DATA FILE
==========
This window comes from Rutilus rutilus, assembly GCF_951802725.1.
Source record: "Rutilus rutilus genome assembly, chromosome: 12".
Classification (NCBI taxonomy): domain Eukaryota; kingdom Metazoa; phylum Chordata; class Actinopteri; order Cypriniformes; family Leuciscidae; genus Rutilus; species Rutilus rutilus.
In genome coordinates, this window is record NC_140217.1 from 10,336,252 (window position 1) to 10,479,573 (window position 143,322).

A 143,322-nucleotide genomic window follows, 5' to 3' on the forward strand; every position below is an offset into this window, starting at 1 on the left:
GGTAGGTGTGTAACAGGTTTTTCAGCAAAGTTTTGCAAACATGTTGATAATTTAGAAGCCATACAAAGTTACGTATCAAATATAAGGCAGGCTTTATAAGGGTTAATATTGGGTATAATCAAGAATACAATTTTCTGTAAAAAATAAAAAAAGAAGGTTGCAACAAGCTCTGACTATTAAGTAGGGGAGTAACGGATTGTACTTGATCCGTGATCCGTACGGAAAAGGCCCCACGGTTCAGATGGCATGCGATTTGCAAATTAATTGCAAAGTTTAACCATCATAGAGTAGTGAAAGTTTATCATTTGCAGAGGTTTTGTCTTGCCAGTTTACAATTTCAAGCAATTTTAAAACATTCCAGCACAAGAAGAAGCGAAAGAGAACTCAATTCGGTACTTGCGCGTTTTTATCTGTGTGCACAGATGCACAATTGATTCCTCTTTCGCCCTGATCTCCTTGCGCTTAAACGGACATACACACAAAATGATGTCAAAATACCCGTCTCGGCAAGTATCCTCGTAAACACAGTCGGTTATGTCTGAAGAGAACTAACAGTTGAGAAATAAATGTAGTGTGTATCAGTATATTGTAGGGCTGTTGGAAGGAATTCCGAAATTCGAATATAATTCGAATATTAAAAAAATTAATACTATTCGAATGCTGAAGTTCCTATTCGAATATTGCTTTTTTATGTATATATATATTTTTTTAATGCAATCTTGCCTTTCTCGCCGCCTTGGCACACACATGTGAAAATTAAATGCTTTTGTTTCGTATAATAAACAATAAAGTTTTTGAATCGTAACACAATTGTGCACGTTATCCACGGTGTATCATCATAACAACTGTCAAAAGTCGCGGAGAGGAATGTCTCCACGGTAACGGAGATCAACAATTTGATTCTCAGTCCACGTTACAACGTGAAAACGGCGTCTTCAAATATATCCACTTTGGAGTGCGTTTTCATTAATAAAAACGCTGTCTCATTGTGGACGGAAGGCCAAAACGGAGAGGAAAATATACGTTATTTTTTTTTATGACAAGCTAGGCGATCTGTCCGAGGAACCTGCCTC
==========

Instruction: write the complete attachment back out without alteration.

This window comes from Rutilus rutilus, assembly GCF_951802725.1.
Source record: "Rutilus rutilus genome assembly, chromosome: 12".
Classification (NCBI taxonomy): domain Eukaryota; kingdom Metazoa; phylum Chordata; class Actinopteri; order Cypriniformes; family Leuciscidae; genus Rutilus; species Rutilus rutilus.
In genome coordinates, this window is record NC_140217.1 from 10,336,252 (window position 1) to 10,479,573 (window position 143,322).

A 143,322-nucleotide genomic window follows, 5' to 3' on the forward strand; every position below is an offset into this window, starting at 1 on the left:
GGTAGGTGTGTAACAGGTTTTTCAGCAAAGTTTTGCAAACATGTTGATAATTTAGAAGCCATACAAAGTTACGTATCAAATATAAGGCAGGCTTTATAAGGGTTAATATTGGGTATAATCAAGAATACAATTTTCTGTAAAAAATAAAAAAAGAAGGTTGCAACAAGCTCTGACTATTAAGTAGGGGAGTAACGGATTGTACTTGATCCGTGATCCGTACGGAAAAGGCCCCACGGTTCAGATGGCATGCGATTTGCAAATTAATTGCAAAGTTTAACCATCATAGAGTAGTGAAAGTTTATCATTTGCAGAGGTTTTGTCTTGCCAGTTTACAATTTCAAGCAATTTTAAAACATTCCAGCACAAGAAGAAGCGAAAGAGAACTCAATTCGGTACTTGCGCGTTTTTATCTGTGTGCACAGATGCACAATTGATTCCTCTTTCGCCCTGATCTCCTTGCGCTTAAACGGACATACACACAAAATGATGTCAAAATACCCGTCTCGGCAAGTATCCTCGTAAACACAGTCGGTTATGTCTGAAGAGAACTAACAGTTGAGAAATAAATGTAGTGTGTATCAGTATATTGTAGGGCTGTTGGAAGGAATTCCGAAATTCGAATATAATTCGAATATTAAAAAAATTAATACTATTCGAATGCTGAAGTTCCTATTCGAATATTGCTTTTTTATGTATATATATATTTTTTTAATGCAATCTTGCCTTTCTCGCCGCCTTGGCACACACATGTGAAAATTAAATGCTTTTGTTTCGTATAATAAACAATAAAGTTTTTGAATCGTAACACAATTGTGCACGTTATCCACGGTGTATCATCATAACAACTGTCAAAAGTCGCGGAGAGGAATGTCTCCACGGTAACGGAGATCAACAATTTGATTCTCAGTCCACGTTACAACGTGAAAACGGCGTCTTCAAATATATCCACTTTGGAGTGCGTTTTCATTAATAAAAACGCTGTCTCATTGTGGACGGAAGGCCAAAACGGAGAGGAAAATATACGTTATTTTTTTTTATGACAAGCTAGGCGATCTGTCCGAGGAACCTGCCTC